The streaming wars opened up unprecedented floods of marketing and PR cash, with Netflix taking the lead. An astounding amount of money has been spent getting you to check out the Witcher, either through advertising, SEO, press junkets and interviews, and planting (sometimes ghost-written) stories in major news outlets. Except for SEO, there’s nothing new here – the practices go back to when United Artists meant Chaplin, Fairbanks, Pickford and Griffith – but the magnitudes are unheard of.

With that in mind, think about the difference between a metric that counts people who watched more than two thirds of a show and people who basically made it through the opening credits. Marketing and PR definitely build interest and curiosity, so we would expect the new metric to favor heavily promoted originals over old TV shows and familiar movie (none of which are central to the Netflix narrative and most of which are owned by studios that are starting their own streaming services and pulling their content).
Fuzzy stats. There was a whiff of desperation in some of the data Netflix shared in its letter Tuesday. The company announced it changed the way it counts views on the service. Now, instead of counting a “view” as a subscriber watching 70% or more of a show or movie, Netflix stops counting after the first two minutes. The company said measuring views that way puts it on par with other online video platforms like Google’s YouTube.

But YouTube and other free video platforms are much different than Netflix. Counting a view after two minutes makes sense for them because that’s long enough for a viewer to get an ad served to them. Netflix doesn’t have advertising, and relies on subscribers staying glued to their screens for as long as possible. Even with the new counting method, Netflix said views were up an average of 35%.

Then there was that odd Google Trends chart Netflix plopped into the letter that was meant to demonstrate the popularity of its new show “The Witcher” versus shows on new rival platforms like Disney+‘s “The Mandalorian” and Apple TV+’s “The Morning Show.” Putting aside the fact that a Google Trends chart isn’t the best way to measure interest in a TV show, Netflix used a global version of Google Trends to make its comparison, even though Disney+ was only available in the U.S. and Canada. Netflix said 76 million member households watched “The Witcher” in December, but it’s impossible to gauge how popular it really was if those views were based on just a minimum of two minutes.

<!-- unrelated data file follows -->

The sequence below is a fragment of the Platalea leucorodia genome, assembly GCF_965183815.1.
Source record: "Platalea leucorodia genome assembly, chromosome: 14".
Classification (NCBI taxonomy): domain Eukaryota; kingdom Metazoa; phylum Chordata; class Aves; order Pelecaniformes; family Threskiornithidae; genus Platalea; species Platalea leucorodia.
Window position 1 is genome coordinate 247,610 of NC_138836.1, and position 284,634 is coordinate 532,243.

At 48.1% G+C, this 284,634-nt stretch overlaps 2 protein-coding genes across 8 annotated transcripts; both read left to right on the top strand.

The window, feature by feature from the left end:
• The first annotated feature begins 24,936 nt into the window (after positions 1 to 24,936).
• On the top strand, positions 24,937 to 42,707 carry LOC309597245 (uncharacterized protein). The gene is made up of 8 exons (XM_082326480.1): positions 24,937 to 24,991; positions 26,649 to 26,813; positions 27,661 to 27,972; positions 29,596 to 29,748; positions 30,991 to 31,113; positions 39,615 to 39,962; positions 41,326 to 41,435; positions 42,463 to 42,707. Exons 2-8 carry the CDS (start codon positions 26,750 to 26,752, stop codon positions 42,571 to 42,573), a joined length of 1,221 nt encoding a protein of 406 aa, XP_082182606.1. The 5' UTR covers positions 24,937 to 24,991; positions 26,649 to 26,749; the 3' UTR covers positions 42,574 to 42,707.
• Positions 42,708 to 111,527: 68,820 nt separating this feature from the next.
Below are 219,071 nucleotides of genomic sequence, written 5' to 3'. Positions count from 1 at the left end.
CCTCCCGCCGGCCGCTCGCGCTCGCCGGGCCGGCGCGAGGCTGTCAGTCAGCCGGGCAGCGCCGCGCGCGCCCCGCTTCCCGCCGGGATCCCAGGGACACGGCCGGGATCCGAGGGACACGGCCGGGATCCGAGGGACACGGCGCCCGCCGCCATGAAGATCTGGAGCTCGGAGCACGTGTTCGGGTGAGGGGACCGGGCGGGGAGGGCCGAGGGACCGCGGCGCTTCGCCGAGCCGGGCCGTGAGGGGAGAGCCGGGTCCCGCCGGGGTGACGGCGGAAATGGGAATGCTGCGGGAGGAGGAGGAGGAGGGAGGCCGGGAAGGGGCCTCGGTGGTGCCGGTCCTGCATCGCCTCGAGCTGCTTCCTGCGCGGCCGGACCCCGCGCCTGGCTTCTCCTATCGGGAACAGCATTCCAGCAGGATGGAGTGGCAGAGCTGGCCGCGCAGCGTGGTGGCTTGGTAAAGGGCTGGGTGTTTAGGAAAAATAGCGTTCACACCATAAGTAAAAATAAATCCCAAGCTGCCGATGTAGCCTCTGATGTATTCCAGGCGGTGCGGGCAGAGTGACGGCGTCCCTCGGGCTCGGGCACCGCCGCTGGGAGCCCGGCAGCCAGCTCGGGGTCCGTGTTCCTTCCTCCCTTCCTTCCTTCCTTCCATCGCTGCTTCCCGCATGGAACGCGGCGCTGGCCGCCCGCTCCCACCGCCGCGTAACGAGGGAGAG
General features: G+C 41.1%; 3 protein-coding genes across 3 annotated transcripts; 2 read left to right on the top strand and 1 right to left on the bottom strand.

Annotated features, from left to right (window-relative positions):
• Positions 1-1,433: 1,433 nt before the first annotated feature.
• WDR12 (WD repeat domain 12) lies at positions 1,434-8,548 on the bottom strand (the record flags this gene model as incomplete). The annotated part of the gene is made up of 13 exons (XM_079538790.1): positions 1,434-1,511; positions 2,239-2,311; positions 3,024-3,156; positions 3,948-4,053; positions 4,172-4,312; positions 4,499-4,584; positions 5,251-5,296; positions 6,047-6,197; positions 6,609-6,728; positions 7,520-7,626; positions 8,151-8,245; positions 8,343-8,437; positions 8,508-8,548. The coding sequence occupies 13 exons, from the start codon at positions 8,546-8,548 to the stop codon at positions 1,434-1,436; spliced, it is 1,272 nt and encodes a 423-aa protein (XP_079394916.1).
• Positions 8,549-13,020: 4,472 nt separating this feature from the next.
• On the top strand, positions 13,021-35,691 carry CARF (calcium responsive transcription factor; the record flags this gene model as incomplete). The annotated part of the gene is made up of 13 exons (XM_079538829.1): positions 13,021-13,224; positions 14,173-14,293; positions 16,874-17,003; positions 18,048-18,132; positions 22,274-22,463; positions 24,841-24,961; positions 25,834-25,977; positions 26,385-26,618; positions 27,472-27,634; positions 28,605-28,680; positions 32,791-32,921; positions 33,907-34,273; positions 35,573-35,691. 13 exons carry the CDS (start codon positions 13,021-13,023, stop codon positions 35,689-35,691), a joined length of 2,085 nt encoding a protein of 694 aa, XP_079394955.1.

Competition affected domestic subscribers. It looks like the November 2019 launches of Disney+ and Apple TV+ took its toll on Netflix in the U.S. and Canada. Netflix said its recent price increases and “competitive launches” in the quarter caused its “low membership growth” for the quarter. (Netflix only added 550,000 subscribers in the U.S. and Canada versus the 1.75 million it added in the year-ago quarter.)

That could spell trouble for Netflix as its rivals expand across the globe.

No “Friends,” no problem. Netflix’s execs were asked on the earnings call Tuesday about the loss of “Friends” to upcoming rival HBO Max. While “Friends” was believed to be one of the most popular shows on Netflix, Chief Content Officer Ted Sarandos said subscribers find other things to watch when a popular licensed show leaves the service. (Although he didn’t provide any data to back that up.)

The bottom line: Netflix’s mixed earnings report showed the company is sticking to its strategy of investing more and more in content, with the aim of growing its subscriber base. But as the competitors start to light up their own streaming services, it has a renewed pressure to prove it can compete.